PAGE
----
The Panasonic Leica DG 200mm f/2.8 lens for Micro Four Thirds is now readily available, and very expensive ($US2999 with the bundled 1.4x TC which was NOT used in these tests), so, after having ran some tests with other Micro Four Thirds and Four Thirds lens options in a previous post, I decided to test it against the flagship Canon prime lens – the Canon EF 135mm f/2.0L lens with and without the Canon 1.4x teleconverter – mounted on the same Olympus OM-D E-M1 Mark II Micro Four Thirds camera to ensure there were no differences in sensors, and I used a bounce flash with no direct light onto the lens to remove issues of camera shake, image stabilisation etc. Both lenses were used without any filters and with their long lens hoods. The Canon lens was mounted via a Metabones adapter and as this does not allow AF with this particular Canon lens, I used careful, magnified view manual focus.
In each case, the actual AF target chart was the focus point to ensure their were no flatness of field issues.
I performed the exact same image processing in Lightroom – import RAW file, cropped to the top right corner lens testing chart, and exported as jpeg without any further resizing but with LR’s default sharpen for screen applied.
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With the Canon lens with TC, I did try to achieve similar magnification but the size for the corner shot indicates I was a touch too close, nevertheless this should have given a resolution advantage to the Canon combo but obviously the combo was no where near a match for the Panasonic lens!
The Canon EF 135mm f/2.0L lens is renown for its internal lens flaring when direct light hits the front element, and this can be used to effect to soften portrait images without having to apply Vaseline to a front filter, but in this test I took great care to avoid this in this testing, and yet the micro-contrast is very poor in comparison with the amazingly superb results of the Panasonic lens which is much more expensive, but is also better weather-sealed, has optical image stabilisation, focus range limiter, much faster and more accurate autofocus system (compatible with CDAF cameras and face recognition eye detection AF), and a Lens Function button.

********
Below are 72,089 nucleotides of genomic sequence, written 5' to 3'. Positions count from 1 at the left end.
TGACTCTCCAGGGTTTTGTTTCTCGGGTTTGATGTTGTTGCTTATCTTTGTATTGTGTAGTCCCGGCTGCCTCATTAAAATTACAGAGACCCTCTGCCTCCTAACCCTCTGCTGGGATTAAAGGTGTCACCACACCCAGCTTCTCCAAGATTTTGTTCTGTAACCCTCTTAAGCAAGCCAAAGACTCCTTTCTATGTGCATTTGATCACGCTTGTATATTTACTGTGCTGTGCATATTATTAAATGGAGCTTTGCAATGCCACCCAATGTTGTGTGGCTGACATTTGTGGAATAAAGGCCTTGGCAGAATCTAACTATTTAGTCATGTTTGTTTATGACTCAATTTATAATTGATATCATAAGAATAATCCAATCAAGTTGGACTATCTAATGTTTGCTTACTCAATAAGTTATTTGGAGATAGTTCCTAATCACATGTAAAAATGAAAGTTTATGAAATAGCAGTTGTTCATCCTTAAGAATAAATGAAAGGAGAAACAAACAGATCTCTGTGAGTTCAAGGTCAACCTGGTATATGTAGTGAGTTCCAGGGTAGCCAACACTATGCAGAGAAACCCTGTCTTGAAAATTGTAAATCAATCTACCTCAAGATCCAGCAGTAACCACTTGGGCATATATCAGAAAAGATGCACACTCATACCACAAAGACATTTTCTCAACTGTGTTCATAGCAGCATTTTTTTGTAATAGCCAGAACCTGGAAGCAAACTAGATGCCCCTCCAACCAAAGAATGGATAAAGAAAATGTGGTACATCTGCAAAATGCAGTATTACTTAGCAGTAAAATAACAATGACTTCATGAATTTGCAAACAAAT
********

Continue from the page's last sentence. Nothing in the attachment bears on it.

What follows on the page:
The optical deficiencies of the Canon 135mm f/2L lens is one of the reasons I moved from full frame Canon gear to Micro Four Thirds as the superb Olympus micro ZD 75mm f/1.8 lens provided far better microcontrast and faster, more accurate autofocus, especially for portraits, as well as gaining 5 stops of in-camera image stabilisation which is incredibly useful when you need lower shutter speeds for fill in flash in full sunlight.
That said, the Canon 135mm f/2L lens is still a useful lens, and when you need that extra shallow depth of field on a full frame camera, it can be useful, and of course, if you want that soft low contrast look then this lens gives it to you in spades, plus, it can be useful for deep sky astrophotography such as comet photography with a guided equatorial mount.
Panasonic 200mm lens bokeh examples straight out of camera:
And even after the end of a bushwalk in cold conditions, the image stabilisation is so good that this image without a lot of care, was shot at 1/8th sec hand held – that is incredible for a 400mm effective field of view lens:
and here is a quick “close up” image of some dew to show the bokeh at closest focus (this one has had a matte colour grading applied):